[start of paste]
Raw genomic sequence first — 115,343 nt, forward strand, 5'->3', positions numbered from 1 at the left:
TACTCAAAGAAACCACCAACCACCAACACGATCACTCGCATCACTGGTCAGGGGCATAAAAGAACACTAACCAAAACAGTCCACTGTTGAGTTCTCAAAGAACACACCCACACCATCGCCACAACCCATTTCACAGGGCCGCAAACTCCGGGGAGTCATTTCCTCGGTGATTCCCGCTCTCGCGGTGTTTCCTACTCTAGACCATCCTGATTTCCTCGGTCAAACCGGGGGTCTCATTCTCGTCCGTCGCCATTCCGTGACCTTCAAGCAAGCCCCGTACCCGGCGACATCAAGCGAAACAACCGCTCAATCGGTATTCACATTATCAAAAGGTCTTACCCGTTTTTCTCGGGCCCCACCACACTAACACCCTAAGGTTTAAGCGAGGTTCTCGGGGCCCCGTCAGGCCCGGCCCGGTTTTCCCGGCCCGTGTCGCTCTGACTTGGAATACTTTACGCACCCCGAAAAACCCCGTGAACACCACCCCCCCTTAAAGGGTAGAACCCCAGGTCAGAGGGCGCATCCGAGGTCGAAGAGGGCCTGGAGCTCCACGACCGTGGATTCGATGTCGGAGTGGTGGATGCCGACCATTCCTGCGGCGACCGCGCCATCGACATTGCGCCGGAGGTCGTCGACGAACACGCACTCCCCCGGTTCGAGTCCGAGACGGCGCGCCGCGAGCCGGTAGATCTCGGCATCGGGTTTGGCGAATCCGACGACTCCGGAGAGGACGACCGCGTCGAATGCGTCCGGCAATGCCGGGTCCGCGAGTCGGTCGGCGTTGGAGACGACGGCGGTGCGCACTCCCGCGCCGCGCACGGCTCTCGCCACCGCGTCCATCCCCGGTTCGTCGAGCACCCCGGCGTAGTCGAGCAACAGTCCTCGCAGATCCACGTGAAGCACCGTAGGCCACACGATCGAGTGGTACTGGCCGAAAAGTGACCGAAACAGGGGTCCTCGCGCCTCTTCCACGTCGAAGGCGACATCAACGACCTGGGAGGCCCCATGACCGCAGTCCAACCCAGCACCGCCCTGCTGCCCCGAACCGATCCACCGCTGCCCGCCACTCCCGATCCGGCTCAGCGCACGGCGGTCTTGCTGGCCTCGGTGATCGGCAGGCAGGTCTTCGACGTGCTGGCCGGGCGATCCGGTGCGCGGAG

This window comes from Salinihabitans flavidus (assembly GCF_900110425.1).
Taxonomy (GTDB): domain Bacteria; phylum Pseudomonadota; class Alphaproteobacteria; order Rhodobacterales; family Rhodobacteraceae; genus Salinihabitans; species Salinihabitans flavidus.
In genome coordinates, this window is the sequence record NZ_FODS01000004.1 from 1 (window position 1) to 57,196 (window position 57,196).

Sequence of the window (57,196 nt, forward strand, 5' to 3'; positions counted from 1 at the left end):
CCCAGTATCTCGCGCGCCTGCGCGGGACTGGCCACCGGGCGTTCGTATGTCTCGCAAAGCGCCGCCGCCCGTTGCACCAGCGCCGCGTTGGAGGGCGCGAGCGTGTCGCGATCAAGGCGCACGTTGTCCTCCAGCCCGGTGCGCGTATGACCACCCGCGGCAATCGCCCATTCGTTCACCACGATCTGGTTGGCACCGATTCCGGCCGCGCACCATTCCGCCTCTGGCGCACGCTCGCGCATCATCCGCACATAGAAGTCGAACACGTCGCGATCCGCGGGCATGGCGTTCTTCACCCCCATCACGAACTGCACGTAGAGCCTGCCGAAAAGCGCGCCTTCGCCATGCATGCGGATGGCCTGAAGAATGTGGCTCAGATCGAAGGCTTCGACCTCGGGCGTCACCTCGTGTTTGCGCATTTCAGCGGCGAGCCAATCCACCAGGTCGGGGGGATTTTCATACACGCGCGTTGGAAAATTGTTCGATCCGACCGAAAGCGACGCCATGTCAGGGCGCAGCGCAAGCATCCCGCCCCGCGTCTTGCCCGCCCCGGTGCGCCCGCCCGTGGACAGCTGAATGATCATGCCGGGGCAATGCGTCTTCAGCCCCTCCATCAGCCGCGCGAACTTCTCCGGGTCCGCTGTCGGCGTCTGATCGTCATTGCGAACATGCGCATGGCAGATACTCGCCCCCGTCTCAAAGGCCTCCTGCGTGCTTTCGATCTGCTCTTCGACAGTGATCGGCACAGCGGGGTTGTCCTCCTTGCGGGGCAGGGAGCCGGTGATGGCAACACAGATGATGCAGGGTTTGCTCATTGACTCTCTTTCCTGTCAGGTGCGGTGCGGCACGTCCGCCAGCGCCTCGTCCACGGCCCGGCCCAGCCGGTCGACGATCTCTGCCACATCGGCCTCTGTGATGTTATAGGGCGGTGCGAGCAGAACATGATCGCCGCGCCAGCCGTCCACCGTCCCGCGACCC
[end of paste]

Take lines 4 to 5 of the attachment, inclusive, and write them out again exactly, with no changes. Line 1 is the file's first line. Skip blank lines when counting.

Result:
Taxonomy (GTDB): domain Bacteria; phylum Pseudomonadota; class Alphaproteobacteria; order Rhodobacterales; family Rhodobacteraceae; genus Salinihabitans; species Salinihabitans flavidus.
In genome coordinates, this window is the sequence record NZ_FODS01000004.1 from 1 (window position 1) to 57,196 (window position 57,196).